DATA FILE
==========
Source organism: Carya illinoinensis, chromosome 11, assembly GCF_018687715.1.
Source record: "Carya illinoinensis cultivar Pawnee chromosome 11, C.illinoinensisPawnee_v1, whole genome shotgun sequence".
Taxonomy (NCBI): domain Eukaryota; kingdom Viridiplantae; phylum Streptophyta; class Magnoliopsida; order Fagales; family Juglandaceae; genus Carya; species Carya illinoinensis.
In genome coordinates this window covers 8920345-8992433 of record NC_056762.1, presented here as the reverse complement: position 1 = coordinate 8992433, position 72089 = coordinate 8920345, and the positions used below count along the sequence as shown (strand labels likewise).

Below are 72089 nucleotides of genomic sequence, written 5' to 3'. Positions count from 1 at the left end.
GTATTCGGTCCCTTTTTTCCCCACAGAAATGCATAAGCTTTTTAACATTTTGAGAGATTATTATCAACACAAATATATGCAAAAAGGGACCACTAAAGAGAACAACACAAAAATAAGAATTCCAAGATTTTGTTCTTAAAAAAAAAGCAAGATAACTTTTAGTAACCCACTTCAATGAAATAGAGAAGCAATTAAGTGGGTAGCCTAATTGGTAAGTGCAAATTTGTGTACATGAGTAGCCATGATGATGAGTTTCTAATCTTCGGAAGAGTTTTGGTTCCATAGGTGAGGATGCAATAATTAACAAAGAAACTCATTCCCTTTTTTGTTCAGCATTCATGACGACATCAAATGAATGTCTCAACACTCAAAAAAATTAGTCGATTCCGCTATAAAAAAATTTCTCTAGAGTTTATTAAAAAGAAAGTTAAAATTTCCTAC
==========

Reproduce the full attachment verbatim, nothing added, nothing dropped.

Source organism: Carya illinoinensis, chromosome 11, assembly GCF_018687715.1.
Source record: "Carya illinoinensis cultivar Pawnee chromosome 11, C.illinoinensisPawnee_v1, whole genome shotgun sequence".
Taxonomy (NCBI): domain Eukaryota; kingdom Viridiplantae; phylum Streptophyta; class Magnoliopsida; order Fagales; family Juglandaceae; genus Carya; species Carya illinoinensis.
In genome coordinates this window covers 8920345-8992433 of record NC_056762.1, presented here as the reverse complement: position 1 = coordinate 8992433, position 72089 = coordinate 8920345, and the positions used below count along the sequence as shown (strand labels likewise).

Below are 72089 nucleotides of genomic sequence, written 5' to 3'. Positions count from 1 at the left end.
GTATTCGGTCCCTTTTTTCCCCACAGAAATGCATAAGCTTTTTAACATTTTGAGAGATTATTATCAACACAAATATATGCAAAAAGGGACCACTAAAGAGAACAACACAAAAATAAGAATTCCAAGATTTTGTTCTTAAAAAAAAAGCAAGATAACTTTTAGTAACCCACTTCAATGAAATAGAGAAGCAATTAAGTGGGTAGCCTAATTGGTAAGTGCAAATTTGTGTACATGAGTAGCCATGATGATGAGTTTCTAATCTTCGGAAGAGTTTTGGTTCCATAGGTGAGGATGCAATAATTAACAAAGAAACTCATTCCCTTTTTTGTTCAGCATTCATGACGACATCAAATGAATGTCTCAACACTCAAAAAAATTAGTCGATTCCGCTATAAAAAAATTTCTCTAGAGTTTATTAAAAAGAAAGTTAAAATTTCCTAC